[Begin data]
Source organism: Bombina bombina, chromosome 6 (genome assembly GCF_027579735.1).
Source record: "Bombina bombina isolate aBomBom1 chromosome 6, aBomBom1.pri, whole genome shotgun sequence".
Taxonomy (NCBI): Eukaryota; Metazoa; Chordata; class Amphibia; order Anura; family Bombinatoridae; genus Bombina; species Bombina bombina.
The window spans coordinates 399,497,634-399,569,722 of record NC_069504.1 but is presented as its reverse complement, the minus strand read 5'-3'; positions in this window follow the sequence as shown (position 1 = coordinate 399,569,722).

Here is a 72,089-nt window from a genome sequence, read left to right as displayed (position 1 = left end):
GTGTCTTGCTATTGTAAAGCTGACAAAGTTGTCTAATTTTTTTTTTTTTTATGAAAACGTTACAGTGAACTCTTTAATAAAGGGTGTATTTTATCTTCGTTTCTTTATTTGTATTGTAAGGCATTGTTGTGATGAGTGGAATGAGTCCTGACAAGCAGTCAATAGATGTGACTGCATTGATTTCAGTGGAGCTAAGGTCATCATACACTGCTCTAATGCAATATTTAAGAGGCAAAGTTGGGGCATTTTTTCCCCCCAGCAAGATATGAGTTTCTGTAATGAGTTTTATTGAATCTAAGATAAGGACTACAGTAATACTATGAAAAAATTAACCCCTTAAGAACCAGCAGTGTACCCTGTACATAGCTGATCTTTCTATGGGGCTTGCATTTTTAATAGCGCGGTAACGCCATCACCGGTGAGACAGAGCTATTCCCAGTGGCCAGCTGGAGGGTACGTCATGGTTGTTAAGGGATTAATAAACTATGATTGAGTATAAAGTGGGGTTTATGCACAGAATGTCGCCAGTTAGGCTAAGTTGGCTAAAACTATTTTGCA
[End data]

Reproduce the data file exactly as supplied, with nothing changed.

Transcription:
Source organism: Bombina bombina, chromosome 6 (genome assembly GCF_027579735.1).
Source record: "Bombina bombina isolate aBomBom1 chromosome 6, aBomBom1.pri, whole genome shotgun sequence".
Taxonomy (NCBI): Eukaryota; Metazoa; Chordata; class Amphibia; order Anura; family Bombinatoridae; genus Bombina; species Bombina bombina.
The window spans coordinates 399,497,634-399,569,722 of record NC_069504.1 but is presented as its reverse complement, the minus strand read 5'-3'; positions in this window follow the sequence as shown (position 1 = coordinate 399,569,722).

Here is a 72,089-nt window from a genome sequence, read left to right as displayed (position 1 = left end):
GTGTCTTGCTATTGTAAAGCTGACAAAGTTGTCTAATTTTTTTTTTTTTTATGAAAACGTTACAGTGAACTCTTTAATAAAGGGTGTATTTTATCTTCGTTTCTTTATTTGTATTGTAAGGCATTGTTGTGATGAGTGGAATGAGTCCTGACAAGCAGTCAATAGATGTGACTGCATTGATTTCAGTGGAGCTAAGGTCATCATACACTGCTCTAATGCAATATTTAAGAGGCAAAGTTGGGGCATTTTTTCCCCCCAGCAAGATATGAGTTTCTGTAATGAGTTTTATTGAATCTAAGATAAGGACTACAGTAATACTATGAAAAAATTAACCCCTTAAGAACCAGCAGTGTACCCTGTACATAGCTGATCTTTCTATGGGGCTTGCATTTTTAATAGCGCGGTAACGCCATCACCGGTGAGACAGAGCTATTCCCAGTGGCCAGCTGGAGGGTACGTCATGGTTGTTAAGGGATTAATAAACTATGATTGAGTATAAAGTGGGGTTTATGCACAGAATGTCGCCAGTTAGGCTAAGTTGGCTAAAACTATTTTGCA